This seems a natural companion to yesterday's piece about nausea since hair loss is the other major hated side effect from chemotherapy. Not all chemo drugs cause hair loss (alopecia), but those used in standard adjuvant treatment do. I have written an information sheet about dealing with anticipated hair loss: when to expect it, how to deal with the crisis, what to put on your head. If you would like a copy, please email me: email@example.com
Today's posting is a short article (or, rather, the introduction and then a link) about managing hair loss. Frankly, I find the tone a bit off-putting, but the information may be of interest to you. Please note: the author refers to "scalp cooling" as a way to possibly minimize hair loss. This theory has been around for a long time, and I remember women sitting in our Infusion Area, with special ice turbans on their heads, twenty years ago. There were and are several problems with this strategy: 1) the ice packs often give the wearer intense headaches, 2) there is some concern about reducing blood flow to the scalp because the whole idea of chemotherapy is to get the anti-cancer drug everywhere in your body, and 3) it does not work very well. Women still lose their hair. That said, here is the article from MedScape:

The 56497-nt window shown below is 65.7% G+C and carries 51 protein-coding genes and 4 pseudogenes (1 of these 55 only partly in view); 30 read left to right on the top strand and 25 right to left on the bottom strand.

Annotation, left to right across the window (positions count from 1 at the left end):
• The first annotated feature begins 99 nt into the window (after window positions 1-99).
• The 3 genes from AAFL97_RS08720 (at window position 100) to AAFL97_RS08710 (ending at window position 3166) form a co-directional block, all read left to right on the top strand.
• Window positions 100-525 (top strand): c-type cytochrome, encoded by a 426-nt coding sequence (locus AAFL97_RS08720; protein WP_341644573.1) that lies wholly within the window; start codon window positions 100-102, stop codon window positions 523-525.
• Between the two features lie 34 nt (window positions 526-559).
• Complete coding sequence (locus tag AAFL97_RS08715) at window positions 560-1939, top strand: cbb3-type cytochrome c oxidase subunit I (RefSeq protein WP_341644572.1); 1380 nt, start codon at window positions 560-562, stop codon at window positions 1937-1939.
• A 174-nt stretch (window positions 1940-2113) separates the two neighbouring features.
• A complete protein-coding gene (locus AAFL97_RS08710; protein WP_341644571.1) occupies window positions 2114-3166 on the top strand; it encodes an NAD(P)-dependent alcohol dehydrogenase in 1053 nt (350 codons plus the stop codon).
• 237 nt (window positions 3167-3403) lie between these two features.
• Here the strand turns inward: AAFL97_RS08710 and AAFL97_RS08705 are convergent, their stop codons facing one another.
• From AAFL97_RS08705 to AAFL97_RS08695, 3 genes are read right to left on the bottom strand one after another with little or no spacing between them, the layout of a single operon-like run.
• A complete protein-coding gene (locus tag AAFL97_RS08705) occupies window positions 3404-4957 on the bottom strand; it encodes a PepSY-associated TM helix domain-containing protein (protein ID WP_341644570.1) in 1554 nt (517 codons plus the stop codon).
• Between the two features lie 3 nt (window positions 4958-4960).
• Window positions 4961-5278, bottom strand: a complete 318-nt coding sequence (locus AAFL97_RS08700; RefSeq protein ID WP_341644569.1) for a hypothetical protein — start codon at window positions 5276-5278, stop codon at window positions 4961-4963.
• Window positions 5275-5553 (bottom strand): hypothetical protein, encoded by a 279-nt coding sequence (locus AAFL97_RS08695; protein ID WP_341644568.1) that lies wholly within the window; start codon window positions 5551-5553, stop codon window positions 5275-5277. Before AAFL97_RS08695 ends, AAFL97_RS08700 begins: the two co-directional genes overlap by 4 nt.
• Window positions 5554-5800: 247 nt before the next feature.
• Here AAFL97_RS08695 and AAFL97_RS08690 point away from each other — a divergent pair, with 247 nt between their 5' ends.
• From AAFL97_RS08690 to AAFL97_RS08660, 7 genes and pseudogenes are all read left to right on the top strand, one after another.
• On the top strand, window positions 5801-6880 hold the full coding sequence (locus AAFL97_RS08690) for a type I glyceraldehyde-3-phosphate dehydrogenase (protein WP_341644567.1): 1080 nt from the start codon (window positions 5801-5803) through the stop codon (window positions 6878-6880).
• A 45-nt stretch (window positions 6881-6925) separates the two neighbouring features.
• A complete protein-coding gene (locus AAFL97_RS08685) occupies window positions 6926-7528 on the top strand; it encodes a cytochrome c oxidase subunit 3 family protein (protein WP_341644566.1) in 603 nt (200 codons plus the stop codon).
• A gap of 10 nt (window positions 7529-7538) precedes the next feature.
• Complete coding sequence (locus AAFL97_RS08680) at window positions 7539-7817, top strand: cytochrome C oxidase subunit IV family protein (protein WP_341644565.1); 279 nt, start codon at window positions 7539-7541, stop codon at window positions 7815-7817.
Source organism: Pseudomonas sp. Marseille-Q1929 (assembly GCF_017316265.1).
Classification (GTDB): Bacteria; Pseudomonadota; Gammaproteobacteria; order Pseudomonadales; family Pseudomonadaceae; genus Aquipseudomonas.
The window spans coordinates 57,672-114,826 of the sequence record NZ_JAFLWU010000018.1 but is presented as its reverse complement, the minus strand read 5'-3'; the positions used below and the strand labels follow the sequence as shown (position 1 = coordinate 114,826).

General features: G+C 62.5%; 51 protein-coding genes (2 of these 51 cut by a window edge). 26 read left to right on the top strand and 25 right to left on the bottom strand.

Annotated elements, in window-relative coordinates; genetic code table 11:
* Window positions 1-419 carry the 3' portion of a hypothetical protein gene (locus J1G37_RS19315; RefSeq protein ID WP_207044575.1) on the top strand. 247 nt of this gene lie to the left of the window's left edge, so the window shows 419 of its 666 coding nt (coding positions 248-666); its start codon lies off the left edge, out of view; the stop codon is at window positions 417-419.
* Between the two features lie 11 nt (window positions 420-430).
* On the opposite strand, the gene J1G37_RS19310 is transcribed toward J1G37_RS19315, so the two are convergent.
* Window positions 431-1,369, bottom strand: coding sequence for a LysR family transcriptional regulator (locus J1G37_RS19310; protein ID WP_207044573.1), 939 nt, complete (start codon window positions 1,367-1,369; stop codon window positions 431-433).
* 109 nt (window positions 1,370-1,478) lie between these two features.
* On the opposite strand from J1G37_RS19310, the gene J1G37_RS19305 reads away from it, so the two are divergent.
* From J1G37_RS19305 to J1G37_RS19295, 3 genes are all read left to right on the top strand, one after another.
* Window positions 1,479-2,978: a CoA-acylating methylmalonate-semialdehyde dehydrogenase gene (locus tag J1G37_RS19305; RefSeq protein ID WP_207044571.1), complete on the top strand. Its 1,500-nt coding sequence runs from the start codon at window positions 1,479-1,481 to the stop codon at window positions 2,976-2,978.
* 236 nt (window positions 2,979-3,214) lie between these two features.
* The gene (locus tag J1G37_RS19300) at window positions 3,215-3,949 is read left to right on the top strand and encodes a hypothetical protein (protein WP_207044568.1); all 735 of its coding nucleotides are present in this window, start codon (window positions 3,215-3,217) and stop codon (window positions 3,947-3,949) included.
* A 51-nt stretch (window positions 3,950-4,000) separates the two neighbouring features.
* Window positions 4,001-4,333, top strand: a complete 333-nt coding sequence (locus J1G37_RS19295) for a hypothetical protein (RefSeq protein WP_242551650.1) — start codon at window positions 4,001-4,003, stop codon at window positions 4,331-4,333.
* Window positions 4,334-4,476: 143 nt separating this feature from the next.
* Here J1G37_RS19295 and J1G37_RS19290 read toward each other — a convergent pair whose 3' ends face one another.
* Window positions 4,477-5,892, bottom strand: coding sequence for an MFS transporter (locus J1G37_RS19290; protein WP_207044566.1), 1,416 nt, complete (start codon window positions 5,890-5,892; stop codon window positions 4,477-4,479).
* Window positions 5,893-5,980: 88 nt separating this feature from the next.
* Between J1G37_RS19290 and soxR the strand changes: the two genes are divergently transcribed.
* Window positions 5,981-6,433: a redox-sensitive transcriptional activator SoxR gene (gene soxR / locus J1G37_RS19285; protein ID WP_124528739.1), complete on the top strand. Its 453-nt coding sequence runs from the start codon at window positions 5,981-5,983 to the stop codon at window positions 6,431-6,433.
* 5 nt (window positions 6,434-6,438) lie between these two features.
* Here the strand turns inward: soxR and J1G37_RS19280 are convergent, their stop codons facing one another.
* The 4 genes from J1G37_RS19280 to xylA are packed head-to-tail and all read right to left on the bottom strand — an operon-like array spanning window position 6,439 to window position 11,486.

Chemotherapy-induced Hair Loss R. M. Trüeb, MD
Chemotherapy-induced hair loss occurs with an estimated incidence of 65%. Forty-seven percent of female patients consider hair loss to be the most traumatic aspect of chemotherapy and 8% would decline chemotherapy due to fears of hair loss. At present, no approved pharmacologic intervention exists to circumvent this side-effect of anticancer treatment, though a number of agents have been investigated on the basis of the current understanding of the underlying pathobiology. Among the agents that have been evaluated, topical minoxidil was able to reduce the severity or shorten the duration, but it did not prevent hair loss. The major approach to minimize chemotherapy-induced hair loss is by scalp cooling, though most published data on this technique are of poor quality. Fortunately, the condition is usually reversible, and appropriate hair and scalp care along with temporarily wearing a wig may represent the most effective coping strategy. However, some patients may show changes in color and/or texture of regrown hair, and in limited cases the reduction in density may persist.